In short, Creative Assembly still hasn’t been able to crack the nut of making the strategic layer of Total War as wonderfully engaging as the real-time battles are. At this point, instead of mucking about with boring systems, the series should just be about, you know, Total War.
That said, the production value of Total War: Attila is top-notch. Entertaining cinematics tailored to the faction you’re playing tell the story of the birth and rise of the titular Hun. While the sound designer should have used a different effect than the clanky clash when you click on updates each turn, the music evokes the period well. The map of Europe is a joy to explore, and the amount of fluid animation in the tactical battles is impressive. The animation is one of those elements you forget is so difficult to pull-off. We all remember the janky battle animations of yore, but the flow is never broken in Attila — at least in the present state of the review code played on a mid-to-high level gaming PC.
It’s impossible to forget the disappointing glitches many experienced with the release of Rome II. So far, the only thing that’s still in evidence in Attila is the interminably long computing time between turns. Even early on in the game and on a recently upgraded PC, you will experience wait times of 40-60 seconds where you’re just doing nothing. It’s usually acceptable to grab a drink or take a bio break, but when you’re pressing end turn multiple times in a row to recruit units, or build siege units while you’re getting ready to sack a major city, the endless waiting is the worst.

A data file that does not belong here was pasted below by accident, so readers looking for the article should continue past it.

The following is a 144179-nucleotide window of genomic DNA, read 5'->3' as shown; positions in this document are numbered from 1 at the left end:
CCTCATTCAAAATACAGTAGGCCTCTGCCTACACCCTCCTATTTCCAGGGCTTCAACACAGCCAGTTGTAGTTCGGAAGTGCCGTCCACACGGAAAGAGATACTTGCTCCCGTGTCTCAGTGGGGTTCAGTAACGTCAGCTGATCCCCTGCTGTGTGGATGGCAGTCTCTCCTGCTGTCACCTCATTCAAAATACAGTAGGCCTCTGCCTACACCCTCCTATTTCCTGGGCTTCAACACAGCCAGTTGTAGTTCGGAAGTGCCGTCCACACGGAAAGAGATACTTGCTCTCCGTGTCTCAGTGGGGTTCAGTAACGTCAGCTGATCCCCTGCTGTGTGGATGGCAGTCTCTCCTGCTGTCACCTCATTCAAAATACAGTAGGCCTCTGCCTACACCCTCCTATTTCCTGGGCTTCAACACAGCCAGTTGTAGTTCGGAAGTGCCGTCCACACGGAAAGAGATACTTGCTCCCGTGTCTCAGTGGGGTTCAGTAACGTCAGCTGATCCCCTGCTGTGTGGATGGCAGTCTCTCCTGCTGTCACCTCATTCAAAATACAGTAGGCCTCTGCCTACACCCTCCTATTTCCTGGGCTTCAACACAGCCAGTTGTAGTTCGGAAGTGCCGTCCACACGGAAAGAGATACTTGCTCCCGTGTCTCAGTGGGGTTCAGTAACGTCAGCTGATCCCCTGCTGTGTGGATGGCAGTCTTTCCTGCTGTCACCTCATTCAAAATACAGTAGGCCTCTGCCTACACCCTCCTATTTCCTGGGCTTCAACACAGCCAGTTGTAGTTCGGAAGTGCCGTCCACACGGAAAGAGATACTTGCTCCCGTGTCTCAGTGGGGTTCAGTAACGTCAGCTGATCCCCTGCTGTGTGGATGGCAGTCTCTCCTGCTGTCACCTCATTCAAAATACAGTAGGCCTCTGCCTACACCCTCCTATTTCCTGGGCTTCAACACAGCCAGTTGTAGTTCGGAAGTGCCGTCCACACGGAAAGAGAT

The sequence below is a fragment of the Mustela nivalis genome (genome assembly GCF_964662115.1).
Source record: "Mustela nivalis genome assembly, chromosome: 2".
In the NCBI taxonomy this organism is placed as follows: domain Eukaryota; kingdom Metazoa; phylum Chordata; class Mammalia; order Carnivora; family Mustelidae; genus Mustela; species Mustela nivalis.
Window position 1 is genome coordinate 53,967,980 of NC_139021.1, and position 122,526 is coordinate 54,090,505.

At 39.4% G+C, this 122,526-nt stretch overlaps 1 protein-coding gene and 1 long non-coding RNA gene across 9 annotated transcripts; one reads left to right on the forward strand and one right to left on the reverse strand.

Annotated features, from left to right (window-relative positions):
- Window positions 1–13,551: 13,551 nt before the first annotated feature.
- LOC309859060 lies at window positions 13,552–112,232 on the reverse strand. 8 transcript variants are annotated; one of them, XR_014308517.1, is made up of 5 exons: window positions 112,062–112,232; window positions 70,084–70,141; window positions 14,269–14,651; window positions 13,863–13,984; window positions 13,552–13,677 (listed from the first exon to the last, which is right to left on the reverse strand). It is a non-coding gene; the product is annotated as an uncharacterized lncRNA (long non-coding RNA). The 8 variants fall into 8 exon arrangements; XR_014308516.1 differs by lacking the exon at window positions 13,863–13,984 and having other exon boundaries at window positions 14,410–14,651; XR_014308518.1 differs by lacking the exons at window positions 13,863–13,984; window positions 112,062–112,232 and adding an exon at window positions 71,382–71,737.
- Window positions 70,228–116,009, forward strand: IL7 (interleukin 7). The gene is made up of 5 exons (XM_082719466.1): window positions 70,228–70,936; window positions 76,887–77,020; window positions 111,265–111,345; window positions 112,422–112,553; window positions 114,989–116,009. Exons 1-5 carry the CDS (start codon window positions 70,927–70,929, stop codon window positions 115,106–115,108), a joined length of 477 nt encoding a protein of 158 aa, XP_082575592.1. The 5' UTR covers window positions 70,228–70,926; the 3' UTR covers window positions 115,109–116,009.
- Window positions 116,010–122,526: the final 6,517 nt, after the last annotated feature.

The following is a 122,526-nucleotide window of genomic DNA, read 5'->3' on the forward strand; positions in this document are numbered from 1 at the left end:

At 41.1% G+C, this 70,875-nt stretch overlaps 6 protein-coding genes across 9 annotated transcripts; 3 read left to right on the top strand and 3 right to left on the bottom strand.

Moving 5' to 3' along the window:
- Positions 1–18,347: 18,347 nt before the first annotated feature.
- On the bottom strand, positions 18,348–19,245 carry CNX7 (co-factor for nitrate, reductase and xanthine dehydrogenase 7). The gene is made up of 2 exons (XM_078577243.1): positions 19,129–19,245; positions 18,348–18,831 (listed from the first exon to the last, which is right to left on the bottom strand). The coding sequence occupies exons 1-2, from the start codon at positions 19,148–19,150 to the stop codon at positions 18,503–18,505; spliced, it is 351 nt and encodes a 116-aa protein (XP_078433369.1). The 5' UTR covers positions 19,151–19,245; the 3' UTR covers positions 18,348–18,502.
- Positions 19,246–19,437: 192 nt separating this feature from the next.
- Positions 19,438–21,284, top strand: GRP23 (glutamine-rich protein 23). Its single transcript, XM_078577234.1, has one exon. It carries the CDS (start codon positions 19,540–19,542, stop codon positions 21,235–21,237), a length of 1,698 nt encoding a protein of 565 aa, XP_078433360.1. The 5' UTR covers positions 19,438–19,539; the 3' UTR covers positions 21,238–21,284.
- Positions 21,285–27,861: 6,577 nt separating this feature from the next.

I guess Rome wasn’t burned in a day.
There’s a lot to like in Total War: Attila. It offers a beautiful glimpse into a part of history that doesn’t get often explored, at least in strategy games. Pax Romana ends. The classic era fails and the peoples of the world are tumbled into a dark age. A long-sung series like Total War doesn’t need to reinvent its formula each time it charges fifty dollars; but, setting even a well-made sequel in the crumbling legacy of the once-mighty may not have been a good choice.
[This review is based on a retail build of the game provided by the publisher.]